Every year in this journey of developing Sola Gratia Farm to further serve our community, we find ourselves ready for another new step, twist, turn or leap. This year it’s a leap, or rather a few.
We have been teetering on the small to medium sized farm edge for a few years now, knowing that just a few more acres and investments in a more mechanized operation will allow us to achieve greater production with enhanced efficiencies. Last year, we were fortunate to receive
a grant from the Community Foundation of East Central Illinois (CFECIL) for the purchase of a plastic mulch layer that greatly reduced our weed pressure, and hence labor needs. We expanded our acreage in trial fashion at the Riggs Beer Company as well as intensified growing in
our onsite hoophouse. We purchased a 47 horsepower tractor and soon will be ordering a tiller and flail mower. At our February board meeting, we were awarded funds, again from CFECIL, to purchase another key piece of equipment, a water wheel transplanter. Each of these pieces has been key towards achieving our goals, but if anyone has looked in the shed or around the farm lately, you know we are already out of storage space and running out of clever ideas for repuzzling our storage needs.
We greatly need to build a storage building this Spring to house our existing and soon-to-be acquired equipment. Knowing this was going to be needed at some point, we have been saving funds for this purpose and have what we need to construct a hoop structure for equipment storage just east of the greenhouse. Albeit modest, this building, sized 30’ x 65’ x 15’, will both meet our near-term needs and provide sufficient space for anticipated growth and additional equipment purchases. The City of Urbana has approved a permit for this structure and we are working closely with John Warriner on the construction plan. With the equipment moving out of the shed and into the storage building, we then plan on redesigning the north part of the shed for an improved wash/pack area. We will be adding stainless steel sinks, new tables and wall coverings for better sanitation as well as improved lighting and ventilation. There are many food safety regulations that will be coming into effect for small farms in the next few years and our new design will help in keeping our produce and the washpack area clean, safe and in compliance. It should also be noted that with our reorganization, considerable storage space will be made available once again for church property and items.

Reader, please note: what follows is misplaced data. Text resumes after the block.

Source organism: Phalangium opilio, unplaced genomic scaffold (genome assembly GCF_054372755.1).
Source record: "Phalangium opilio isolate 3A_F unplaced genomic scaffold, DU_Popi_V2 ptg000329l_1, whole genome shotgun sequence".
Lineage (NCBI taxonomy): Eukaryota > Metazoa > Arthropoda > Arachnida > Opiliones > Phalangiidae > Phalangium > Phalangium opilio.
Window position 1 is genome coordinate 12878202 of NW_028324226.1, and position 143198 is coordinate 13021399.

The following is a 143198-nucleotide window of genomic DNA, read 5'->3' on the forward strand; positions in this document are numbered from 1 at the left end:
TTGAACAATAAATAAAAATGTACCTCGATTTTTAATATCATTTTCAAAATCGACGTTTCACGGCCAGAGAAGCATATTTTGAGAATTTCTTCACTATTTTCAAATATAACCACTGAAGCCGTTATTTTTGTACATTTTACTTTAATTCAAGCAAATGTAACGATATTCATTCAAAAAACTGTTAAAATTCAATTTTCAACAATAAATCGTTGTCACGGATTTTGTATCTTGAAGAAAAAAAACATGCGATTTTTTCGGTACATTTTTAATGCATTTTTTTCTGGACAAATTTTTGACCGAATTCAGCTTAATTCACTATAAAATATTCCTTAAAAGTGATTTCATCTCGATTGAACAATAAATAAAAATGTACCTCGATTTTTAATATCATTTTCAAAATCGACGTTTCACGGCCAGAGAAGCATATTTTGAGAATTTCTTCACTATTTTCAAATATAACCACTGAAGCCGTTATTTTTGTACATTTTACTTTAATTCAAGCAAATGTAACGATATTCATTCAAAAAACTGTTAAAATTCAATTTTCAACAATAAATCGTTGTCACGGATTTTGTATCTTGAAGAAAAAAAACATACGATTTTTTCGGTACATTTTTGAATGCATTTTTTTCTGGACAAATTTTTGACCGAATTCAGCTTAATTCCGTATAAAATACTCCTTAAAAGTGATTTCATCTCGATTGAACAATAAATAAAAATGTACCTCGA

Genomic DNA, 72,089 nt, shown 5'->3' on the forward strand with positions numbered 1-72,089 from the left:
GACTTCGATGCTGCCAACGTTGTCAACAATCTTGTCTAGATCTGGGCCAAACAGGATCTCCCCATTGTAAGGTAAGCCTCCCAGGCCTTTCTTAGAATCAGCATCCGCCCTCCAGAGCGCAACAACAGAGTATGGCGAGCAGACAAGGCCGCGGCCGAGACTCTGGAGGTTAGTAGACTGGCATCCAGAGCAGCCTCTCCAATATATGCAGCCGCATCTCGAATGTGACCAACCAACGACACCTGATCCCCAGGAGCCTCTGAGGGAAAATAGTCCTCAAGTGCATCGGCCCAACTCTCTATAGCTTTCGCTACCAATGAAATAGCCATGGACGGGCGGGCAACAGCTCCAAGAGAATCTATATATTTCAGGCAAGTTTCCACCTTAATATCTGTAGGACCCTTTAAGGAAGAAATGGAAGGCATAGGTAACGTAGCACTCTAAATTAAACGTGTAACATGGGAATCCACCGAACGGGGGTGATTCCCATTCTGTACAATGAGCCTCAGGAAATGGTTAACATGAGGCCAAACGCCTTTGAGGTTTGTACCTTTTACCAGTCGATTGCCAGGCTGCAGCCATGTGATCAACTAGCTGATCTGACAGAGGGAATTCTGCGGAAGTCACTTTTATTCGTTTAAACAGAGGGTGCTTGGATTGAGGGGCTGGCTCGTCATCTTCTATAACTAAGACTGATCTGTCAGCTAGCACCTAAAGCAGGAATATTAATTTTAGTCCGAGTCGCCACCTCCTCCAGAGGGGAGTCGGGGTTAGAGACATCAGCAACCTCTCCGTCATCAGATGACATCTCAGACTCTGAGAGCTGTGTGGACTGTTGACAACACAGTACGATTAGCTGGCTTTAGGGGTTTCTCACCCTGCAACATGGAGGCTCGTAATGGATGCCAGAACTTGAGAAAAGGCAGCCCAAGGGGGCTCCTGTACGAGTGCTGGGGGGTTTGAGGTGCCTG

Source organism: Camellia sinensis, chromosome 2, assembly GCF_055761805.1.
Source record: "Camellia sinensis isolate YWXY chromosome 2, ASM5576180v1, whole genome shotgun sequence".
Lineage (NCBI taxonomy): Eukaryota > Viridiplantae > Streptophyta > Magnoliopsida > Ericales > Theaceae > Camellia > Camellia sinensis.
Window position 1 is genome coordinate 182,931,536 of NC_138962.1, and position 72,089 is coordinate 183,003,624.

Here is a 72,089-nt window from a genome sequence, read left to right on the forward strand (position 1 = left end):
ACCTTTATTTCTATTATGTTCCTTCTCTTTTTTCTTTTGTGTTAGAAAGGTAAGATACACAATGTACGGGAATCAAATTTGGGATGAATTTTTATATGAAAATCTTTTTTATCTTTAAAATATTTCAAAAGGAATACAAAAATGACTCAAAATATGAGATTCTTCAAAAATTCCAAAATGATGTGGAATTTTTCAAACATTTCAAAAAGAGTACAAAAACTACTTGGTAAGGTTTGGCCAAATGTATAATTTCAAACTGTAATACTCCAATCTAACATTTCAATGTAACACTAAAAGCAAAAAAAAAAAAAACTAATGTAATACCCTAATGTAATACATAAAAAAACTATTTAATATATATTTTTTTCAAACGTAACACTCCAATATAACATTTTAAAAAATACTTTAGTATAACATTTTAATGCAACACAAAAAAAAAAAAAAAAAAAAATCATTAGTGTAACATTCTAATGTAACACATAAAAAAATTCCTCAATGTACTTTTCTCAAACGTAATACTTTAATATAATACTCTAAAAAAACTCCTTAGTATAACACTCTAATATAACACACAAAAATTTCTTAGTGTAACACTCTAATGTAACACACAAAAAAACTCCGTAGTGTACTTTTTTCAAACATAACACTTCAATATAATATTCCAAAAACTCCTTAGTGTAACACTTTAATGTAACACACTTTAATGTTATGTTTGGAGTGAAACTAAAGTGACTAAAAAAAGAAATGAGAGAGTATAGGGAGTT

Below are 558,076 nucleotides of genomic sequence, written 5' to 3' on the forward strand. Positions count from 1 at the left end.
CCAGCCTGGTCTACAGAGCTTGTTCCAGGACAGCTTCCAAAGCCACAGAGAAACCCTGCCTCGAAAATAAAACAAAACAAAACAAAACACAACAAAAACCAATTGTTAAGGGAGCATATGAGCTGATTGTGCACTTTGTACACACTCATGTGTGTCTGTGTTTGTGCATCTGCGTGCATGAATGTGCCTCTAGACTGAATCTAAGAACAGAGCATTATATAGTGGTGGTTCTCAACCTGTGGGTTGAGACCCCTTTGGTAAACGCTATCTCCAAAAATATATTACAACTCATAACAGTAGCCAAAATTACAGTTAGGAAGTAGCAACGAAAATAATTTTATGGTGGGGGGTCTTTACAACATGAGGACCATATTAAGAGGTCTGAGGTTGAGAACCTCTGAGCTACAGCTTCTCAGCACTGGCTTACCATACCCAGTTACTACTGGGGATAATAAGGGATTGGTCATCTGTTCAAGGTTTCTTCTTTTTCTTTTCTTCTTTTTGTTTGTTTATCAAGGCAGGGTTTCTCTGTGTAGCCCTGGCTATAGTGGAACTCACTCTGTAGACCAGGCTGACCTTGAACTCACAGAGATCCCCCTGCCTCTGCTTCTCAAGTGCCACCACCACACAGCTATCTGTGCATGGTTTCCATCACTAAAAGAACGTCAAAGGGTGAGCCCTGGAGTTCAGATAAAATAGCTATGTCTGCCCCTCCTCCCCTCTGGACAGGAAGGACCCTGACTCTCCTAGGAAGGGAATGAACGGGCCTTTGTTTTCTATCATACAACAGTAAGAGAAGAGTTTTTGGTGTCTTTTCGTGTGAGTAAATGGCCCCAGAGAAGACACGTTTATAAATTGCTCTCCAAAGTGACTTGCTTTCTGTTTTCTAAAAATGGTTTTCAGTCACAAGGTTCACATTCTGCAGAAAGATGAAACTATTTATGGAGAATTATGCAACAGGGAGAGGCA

The last leap to share…this year we were planning on taking the next step in expansion by increasing production on three acres at the Riggs Beer Co. site, while letting more of our land here behind St. Matt’s lie in cover crops to improve soil health. Meanwhile, we have been seeking
permission to, at some point, be able to grow our crops next door on the five acres to the north. (!!) This has been the big dream due to its proximity, soil health, and ability to draw water from our own well. A few weeks ago, the call came in delivering the news that we are welcome to rent this land for production this coming year!
We couldn’t be more excited to be at this point of development of the farm and feel 100% ready and able to take these leaps and know we’ll land on solid footing. All winter, I’ve been working with our community partners to make plans for enhancement of our mission with this increase in production (that Hunter has been working on). More details on these projects and programs soon!
Thanks for everyone’s support as we take these next steps. Please let me know if you have any questions, comments or concerns at email@example.com or stop by the office anytime myself, Hunter or Tod are around!